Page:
In a small back alley of Tokyo, there is a café that has been serving carefully brewed coffee for more than one hundred years. Local legend says that this shop offers something else besides coffee—the chance to travel back in time.
... heartwarming and quirky ... At the very beginning, Kawaguchi throws all of these personalities at the reader in rapid succession, and it was difficult for me to keep track of who was who. Also, the names are very similar, which made it challenging to identify the characters until much later on in the story. However, I recognize that the book was adapted from a play, where it is easier to differentiate the players (thanks to the visual cues) ... The novel takes place in the same café over a continuous time period, so you really get to know the regulars and the staff. They have their own troubles and joys, and each relationship is unique and heartfelt. In the absence of a magical café in real life, Kawaguchi encourages readers to value the time they have with their loved ones ... Although a bit slow at times, the story is gold and brought me to tears multiple times ... I appreciated how short and sweet both the novel and the time-travel trips were. Before the Cofee Gets Cold is perfect for anyone who wants to feel connected right now.
... may explore similar ground to its predecessors in the genre, but it inventively limits the mechanics of its time travel to the confines of a small cafe, and is all the more resonant for it. At times, Kawaguchi’s hand is a bit too prominent, but despite the occasional clumsiness, the narrative is deeply moving ... Kawaguchi’s greatest contribution to the genre, and perhaps his highest accomplishment in the novel, is the strictness of the rules he imposes on time travel ... Kawaguchi’s more prolific medium should come as no surprise to readers of Before the Coffee Gets Cold, and his growing pains in adapting to the novel form is the great shortcoming of the book. Beyond the in-depth description of the cafe itself and of the customers and staff, the action of the book is written in a way deeply reminiscent of stage direction. Exposition seems to be a particular struggle for Kawaguchi, and he often resorts to authorial asides, in which he lays bare the weight of his situations and the depth of his characters ... And yet, this is only a minor blemish on the book. Kawaguchi’s characters are the real stars here, and their empathy for one another is powerful. The first story of four in the novel, about a woman who didn’t discourage her boyfriend from moving to America, is perhaps the weakest of the book, but only for the heights of what’s yet to come ... This willingness to play with the form shows how deeply Kawaguchi has explored his own conventions, and the nuance he is capable of bringing to the table. Before the Coffee Gets Cold is mostly conventional, and a little rough around the edges. But it’s also sweet, warm, and moving. Kawaguchi’s characters all have a role to play, and the way they interact with each other, between the staff and the patrons, creates an environment where the reader, too, can feel welcomed and optimistic.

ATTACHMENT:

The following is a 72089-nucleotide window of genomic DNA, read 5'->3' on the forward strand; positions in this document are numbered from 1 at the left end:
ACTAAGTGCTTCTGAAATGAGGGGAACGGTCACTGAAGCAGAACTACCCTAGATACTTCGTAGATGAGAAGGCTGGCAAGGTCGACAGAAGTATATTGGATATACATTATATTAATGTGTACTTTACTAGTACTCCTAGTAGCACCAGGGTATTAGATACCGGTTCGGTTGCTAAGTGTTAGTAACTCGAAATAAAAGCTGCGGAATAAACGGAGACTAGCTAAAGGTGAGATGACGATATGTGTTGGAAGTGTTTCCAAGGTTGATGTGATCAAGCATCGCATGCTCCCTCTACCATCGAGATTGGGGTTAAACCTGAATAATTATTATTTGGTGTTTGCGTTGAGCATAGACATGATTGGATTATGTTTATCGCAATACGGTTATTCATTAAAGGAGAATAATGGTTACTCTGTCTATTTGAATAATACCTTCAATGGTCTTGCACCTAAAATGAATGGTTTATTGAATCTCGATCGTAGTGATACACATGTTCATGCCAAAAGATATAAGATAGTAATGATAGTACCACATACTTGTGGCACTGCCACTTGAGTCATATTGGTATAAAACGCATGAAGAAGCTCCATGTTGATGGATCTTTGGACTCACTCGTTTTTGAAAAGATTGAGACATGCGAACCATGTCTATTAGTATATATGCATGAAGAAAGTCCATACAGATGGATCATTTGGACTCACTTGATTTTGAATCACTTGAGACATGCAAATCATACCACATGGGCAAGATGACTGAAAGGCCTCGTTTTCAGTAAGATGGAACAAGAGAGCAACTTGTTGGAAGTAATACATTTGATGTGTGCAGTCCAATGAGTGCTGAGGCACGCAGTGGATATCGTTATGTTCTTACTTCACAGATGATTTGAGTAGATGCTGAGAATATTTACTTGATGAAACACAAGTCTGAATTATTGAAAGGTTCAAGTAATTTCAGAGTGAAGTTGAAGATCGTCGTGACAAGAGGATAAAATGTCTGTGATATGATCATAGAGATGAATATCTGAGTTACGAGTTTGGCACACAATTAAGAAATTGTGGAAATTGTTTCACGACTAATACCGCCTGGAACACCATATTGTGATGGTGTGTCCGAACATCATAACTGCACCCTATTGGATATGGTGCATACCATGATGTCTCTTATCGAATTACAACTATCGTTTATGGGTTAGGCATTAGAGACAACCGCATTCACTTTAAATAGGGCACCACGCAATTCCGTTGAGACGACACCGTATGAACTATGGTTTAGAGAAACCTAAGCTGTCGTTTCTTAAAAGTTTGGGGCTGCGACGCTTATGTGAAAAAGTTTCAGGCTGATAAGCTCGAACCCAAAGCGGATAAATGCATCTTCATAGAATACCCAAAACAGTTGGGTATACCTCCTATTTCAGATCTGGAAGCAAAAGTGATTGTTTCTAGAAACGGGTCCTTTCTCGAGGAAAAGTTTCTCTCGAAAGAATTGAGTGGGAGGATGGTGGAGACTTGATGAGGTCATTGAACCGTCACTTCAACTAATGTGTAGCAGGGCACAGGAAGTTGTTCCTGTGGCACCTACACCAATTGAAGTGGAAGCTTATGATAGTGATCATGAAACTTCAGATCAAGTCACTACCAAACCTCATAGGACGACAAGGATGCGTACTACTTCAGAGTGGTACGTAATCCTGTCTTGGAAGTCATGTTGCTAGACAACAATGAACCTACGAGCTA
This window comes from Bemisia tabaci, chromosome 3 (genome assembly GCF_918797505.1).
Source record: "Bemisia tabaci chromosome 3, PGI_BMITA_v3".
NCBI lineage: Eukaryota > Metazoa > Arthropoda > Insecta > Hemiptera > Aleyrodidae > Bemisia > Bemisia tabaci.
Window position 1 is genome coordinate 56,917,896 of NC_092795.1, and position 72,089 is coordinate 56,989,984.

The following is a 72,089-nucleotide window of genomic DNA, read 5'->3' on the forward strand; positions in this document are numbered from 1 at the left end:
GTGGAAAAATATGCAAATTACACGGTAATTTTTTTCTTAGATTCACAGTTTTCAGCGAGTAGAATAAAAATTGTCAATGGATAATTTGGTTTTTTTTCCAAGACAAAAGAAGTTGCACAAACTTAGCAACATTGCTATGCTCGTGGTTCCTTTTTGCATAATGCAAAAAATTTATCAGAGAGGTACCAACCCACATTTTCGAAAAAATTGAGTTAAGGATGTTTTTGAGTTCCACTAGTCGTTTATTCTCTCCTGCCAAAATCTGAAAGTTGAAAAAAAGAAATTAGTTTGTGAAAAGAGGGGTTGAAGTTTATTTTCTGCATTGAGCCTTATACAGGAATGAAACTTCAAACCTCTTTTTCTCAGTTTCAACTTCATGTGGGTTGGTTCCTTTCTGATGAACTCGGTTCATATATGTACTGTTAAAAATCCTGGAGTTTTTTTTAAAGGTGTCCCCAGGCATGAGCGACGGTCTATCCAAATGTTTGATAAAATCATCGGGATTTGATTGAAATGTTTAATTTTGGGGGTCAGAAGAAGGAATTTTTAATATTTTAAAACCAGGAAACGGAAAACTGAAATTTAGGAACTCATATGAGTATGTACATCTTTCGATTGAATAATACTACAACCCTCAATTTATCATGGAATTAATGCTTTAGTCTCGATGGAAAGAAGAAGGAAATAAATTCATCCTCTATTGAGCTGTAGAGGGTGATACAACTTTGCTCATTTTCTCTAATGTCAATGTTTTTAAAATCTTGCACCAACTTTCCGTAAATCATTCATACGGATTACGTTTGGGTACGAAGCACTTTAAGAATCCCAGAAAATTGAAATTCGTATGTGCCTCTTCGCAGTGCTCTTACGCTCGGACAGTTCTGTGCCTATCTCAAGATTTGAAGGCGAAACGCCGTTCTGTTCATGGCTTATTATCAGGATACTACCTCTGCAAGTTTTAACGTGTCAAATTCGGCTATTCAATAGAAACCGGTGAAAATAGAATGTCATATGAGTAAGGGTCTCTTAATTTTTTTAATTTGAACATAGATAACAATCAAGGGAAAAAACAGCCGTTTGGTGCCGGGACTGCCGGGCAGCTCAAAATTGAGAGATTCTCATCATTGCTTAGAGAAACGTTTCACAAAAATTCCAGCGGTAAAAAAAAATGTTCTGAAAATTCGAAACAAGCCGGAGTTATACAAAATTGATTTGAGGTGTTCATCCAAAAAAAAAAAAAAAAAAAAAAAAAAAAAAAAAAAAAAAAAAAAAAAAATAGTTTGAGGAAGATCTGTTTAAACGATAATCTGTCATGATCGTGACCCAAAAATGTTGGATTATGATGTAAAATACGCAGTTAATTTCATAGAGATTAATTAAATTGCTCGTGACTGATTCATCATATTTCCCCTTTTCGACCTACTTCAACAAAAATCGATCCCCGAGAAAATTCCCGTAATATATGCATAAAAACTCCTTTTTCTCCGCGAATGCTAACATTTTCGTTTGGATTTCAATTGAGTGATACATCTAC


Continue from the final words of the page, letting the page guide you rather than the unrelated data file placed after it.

... a quirky, sigh-inducingly satisfying read ... As a first-time novelist, Kawaguchi’s writing isn’t quite comparable (yet?) to some of his globally revered compatriots – think Haruki Murakami, Yoko Tawada, Banana Yoshimoto, and Kenzaburō Ōe. His narrative is occasionally uneven and tends to meander- readers might like to know why Kazu is the only one able to pour the brew, for example, while the description of Hirai’s family’s historic business could have skipped a few irrelevant details. The new author is also sometimes repetitive, and his sentences aren’t always exactly elegant ... And yet, where Kawaguchi excels is undoubtedly more essential: He has a surprising, unerring ability to find lasting emotional resonance. Interwoven into what initially feels like a whimsical escape are existential conundrums of love and loss, family and freedom, life and death.